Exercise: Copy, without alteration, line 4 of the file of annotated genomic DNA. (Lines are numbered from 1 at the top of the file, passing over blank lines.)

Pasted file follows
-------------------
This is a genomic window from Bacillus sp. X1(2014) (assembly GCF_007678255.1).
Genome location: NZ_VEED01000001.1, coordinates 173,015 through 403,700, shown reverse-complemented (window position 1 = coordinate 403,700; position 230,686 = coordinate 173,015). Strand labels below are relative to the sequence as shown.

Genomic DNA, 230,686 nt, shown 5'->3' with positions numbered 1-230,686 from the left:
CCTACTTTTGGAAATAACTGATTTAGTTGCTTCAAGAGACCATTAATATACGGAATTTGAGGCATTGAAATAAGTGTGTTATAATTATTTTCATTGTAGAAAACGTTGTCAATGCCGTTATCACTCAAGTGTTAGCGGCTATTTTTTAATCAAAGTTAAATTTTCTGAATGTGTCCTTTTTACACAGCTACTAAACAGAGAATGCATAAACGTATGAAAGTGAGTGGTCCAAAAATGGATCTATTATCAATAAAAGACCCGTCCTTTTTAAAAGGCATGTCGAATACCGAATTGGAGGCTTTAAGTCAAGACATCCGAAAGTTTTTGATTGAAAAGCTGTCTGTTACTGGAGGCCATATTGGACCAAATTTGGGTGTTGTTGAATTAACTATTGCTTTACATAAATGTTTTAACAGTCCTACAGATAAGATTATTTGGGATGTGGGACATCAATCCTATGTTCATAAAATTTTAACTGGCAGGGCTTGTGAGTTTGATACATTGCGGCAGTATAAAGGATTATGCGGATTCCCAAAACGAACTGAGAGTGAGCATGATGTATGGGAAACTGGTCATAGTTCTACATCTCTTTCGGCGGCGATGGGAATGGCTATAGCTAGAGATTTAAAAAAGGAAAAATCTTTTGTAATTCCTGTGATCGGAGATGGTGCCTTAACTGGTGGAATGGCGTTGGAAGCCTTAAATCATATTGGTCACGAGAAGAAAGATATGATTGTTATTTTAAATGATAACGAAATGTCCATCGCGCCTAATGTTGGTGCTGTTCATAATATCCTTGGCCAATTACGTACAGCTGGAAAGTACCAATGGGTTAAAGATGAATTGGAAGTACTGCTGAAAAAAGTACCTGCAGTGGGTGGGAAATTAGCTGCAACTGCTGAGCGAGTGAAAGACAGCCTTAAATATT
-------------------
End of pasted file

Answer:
CCTACTTTTGGAAATAACTGATTTAGTTGCTTCAAGAGACCATTAATATACGGAATTTGAGGCATTGAAATAAGTGTGTTATAATTATTTTCATTGTAGAAAACGTTGTCAATGCCGTTATCACTCAAGTGTTAGCGGCTATTTTTTAATCAAAGTTAAATTTTCTGAATGTGTCCTTTTTACACAGCTACTAAACAGAGAATGCATAAACGTATGAAAGTGAGTGGTCCAAAAATGGATCTATTATCAATAAAAGACCCGTCCTTTTTAAAAGGCATGTCGAATACCGAATTGGAGGCTTTAAGTCAAGACATCCGAAAGTTTTTGATTGAAAAGCTGTCTGTTACTGGAGGCCATATTGGACCAAATTTGGGTGTTGTTGAATTAACTATTGCTTTACATAAATGTTTTAACAGTCCTACAGATAAGATTATTTGGGATGTGGGACATCAATCCTATGTTCATAAAATTTTAACTGGCAGGGCTTGTGAGTTTGATACATTGCGGCAGTATAAAGGATTATGCGGATTCCCAAAACGAACTGAGAGTGAGCATGATGTATGGGAAACTGGTCATAGTTCTACATCTCTTTCGGCGGCGATGGGAATGGCTATAGCTAGAGATTTAAAAAAGGAAAAATCTTTTGTAATTCCTGTGATCGGAGATGGTGCCTTAACTGGTGGAATGGCGTTGGAAGCCTTAAATCATATTGGTCACGAGAAGAAAGATATGATTGTTATTTTAAATGATAACGAAATGTCCATCGCGCCTAATGTTGGTGCTGTTCATAATATCCTTGGCCAATTACGTACAGCTGGAAAGTACCAATGGGTTAAAGATGAATTGGAAGTACTGCTGAAAAAAGTACCTGCAGTGGGTGGGAAATTAGCTGCAACTGCTGAGCGAGTGAAAGACAGCCTTAAATATT